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Greggs’ mix of croissants and sausage rolls not to investors’ taste

Britain’s seemingly insatiable appetite for Greggs’ sausage rolls and pies could be easing according to disappointing figures that sent the bakery chain’s shares tumbling.

The Newcastle-based company revealed it had experienced “challenging” trading during the first half of the year, with underlying profits down from £18.6 million to £17.3 million.

“We do not anticipate that the second half will bring any alleviation of the tougher consumer spending environment with disposable incomes remaining under pressure,” said the company.

Greggs’ shares, which until recently were among the market’s strong performers, dropped 38p, or 8 per cent, to 444p, in their biggest one-day fall since 2008.

Ken McMeikan, chief executive, said he was confident that like-for-like sales would increase over the full year, but that rising ingredient costs, including commodity prices for wheat, dairy products and meat, were not likely to abate.

“The tough economic environment plays to Greggs’ strengths, because we have got a great reputation for value,” he said. “We have been in tough times for the last three years and we have seen positive like-for-like [sales] during that period, despite footfall being down on the high street.”

Greggs is wooing Middle Britain with competitively priced croissants and hot drinks. The company enjoyed a 23 per cent increase in coffee sales during the first half, as its customers snapped up cappuccinos and lattes as well as sandwiches and sticky buns.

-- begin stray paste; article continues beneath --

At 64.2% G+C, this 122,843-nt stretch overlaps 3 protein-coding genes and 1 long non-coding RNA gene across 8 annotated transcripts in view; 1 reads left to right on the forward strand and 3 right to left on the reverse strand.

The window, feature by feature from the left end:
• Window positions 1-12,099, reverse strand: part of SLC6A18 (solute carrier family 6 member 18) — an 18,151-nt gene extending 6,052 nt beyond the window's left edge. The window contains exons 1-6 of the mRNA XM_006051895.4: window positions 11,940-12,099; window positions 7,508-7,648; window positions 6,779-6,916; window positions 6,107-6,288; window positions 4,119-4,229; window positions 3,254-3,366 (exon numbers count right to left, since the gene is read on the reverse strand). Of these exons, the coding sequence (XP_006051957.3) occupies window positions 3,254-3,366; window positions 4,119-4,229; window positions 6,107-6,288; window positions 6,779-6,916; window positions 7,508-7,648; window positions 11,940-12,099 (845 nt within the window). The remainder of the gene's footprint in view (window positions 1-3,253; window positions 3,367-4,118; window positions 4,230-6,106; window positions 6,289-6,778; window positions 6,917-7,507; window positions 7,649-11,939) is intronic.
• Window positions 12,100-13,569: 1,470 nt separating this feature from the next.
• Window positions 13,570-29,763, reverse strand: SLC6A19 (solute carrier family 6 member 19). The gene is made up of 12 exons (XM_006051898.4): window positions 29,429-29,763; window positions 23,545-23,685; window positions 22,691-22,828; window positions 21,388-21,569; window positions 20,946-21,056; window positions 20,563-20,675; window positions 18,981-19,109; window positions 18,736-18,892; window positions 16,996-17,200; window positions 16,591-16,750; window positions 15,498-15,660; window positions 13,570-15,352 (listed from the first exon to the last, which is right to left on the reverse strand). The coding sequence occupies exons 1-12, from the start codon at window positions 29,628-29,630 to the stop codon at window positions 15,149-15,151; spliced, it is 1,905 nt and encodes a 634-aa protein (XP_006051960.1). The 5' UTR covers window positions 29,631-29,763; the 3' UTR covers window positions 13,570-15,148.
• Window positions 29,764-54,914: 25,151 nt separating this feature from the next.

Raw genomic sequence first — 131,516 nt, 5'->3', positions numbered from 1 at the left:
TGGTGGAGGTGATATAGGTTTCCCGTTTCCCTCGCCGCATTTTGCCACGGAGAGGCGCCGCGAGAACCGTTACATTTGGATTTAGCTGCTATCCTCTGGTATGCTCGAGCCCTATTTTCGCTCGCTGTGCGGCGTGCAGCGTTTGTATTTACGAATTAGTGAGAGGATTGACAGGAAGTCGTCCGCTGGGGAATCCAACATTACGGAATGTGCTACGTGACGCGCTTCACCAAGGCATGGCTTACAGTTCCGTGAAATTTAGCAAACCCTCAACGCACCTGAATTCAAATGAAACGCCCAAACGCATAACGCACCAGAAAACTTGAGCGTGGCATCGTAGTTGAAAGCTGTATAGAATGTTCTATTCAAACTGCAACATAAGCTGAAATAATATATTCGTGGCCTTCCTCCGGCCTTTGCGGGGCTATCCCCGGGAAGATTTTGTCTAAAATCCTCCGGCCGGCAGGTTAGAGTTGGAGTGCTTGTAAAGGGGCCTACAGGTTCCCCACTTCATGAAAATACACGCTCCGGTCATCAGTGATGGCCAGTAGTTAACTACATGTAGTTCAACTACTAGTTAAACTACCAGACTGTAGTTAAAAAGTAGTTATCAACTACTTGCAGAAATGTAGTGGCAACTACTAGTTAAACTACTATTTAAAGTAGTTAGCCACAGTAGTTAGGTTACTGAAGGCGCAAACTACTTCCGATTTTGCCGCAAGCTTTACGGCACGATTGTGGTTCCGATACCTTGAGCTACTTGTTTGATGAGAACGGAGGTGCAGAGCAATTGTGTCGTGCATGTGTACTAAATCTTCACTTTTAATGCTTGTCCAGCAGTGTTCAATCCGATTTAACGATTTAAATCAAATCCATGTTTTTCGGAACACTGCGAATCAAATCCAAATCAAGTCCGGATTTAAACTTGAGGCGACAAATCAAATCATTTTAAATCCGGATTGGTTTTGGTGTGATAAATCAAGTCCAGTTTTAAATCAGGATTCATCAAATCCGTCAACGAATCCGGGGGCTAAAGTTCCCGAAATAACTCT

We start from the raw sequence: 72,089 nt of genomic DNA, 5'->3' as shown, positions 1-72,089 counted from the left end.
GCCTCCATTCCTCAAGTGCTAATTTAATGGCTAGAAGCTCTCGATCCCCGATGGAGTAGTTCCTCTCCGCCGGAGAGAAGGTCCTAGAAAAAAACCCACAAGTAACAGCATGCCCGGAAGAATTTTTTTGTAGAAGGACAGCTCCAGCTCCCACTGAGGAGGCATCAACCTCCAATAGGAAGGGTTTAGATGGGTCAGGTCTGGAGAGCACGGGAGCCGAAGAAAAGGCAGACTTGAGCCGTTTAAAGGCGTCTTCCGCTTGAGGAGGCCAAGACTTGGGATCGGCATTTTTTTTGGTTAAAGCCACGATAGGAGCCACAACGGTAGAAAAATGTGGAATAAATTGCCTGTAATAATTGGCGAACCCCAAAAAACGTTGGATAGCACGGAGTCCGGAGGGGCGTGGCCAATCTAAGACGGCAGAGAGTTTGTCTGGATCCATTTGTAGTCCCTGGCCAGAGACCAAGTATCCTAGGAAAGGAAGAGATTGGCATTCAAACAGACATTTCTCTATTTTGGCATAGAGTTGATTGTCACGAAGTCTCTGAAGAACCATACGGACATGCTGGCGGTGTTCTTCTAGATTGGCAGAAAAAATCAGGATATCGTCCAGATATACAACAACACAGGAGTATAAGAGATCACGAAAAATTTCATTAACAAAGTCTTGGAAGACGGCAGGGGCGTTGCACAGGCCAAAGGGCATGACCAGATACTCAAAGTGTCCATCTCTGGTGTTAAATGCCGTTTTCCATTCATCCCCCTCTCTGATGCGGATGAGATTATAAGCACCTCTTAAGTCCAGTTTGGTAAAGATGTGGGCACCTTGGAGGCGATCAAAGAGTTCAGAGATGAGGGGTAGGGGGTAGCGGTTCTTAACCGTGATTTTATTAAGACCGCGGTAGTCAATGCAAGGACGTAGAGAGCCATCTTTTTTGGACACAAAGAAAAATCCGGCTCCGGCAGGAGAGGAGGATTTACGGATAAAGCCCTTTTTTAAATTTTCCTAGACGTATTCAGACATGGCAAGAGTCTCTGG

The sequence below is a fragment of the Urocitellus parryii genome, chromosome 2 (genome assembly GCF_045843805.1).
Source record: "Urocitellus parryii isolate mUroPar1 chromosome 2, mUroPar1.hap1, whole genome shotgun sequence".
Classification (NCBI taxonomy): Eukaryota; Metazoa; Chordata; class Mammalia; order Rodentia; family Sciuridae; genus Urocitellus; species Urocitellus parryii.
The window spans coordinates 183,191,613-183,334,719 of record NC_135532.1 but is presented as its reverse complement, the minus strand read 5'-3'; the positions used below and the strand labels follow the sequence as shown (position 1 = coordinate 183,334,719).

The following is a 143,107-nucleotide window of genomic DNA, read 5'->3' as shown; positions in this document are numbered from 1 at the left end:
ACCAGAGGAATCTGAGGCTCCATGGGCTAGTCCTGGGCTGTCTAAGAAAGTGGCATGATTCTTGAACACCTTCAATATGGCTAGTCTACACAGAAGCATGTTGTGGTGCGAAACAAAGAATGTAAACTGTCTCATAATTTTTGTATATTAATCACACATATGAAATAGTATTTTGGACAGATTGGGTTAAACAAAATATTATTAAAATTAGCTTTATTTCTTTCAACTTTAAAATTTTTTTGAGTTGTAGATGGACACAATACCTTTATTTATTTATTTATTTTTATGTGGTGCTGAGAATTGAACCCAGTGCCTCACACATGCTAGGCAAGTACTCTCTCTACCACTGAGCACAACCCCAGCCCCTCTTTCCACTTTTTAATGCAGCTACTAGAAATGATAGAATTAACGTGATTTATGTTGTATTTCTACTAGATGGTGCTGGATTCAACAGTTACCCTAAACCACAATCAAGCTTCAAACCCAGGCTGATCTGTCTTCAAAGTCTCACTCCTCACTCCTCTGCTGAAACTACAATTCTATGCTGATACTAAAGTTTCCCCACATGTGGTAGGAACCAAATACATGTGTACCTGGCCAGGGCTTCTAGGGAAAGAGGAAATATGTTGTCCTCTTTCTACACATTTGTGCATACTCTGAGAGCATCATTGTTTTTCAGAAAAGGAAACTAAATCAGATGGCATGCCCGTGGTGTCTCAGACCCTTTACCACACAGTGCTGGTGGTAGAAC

A record store opening programme helped to lift the group to a 4.2 per cent improvement in sales although if the contribution of new stores was stripped out, sales were up just 0.4 per cent.

Mr McMeikan said that flour prices shot up 30 per cent year-on-year in the six months, with meat prices between 3 per cent and 30 per cent higher. Dairy and energy prices were also sharply higher.

The company said that it expected flour prices to fall in coming months, but that it is anticipating further energy price rises. Mr McMeikan said that the cost rises would add to the pressure for the company to find cost savings.

It has a target of reaching £5 million savings this year, having found £1.5 million in the six months to July 2.

 

Source: The Sunday Times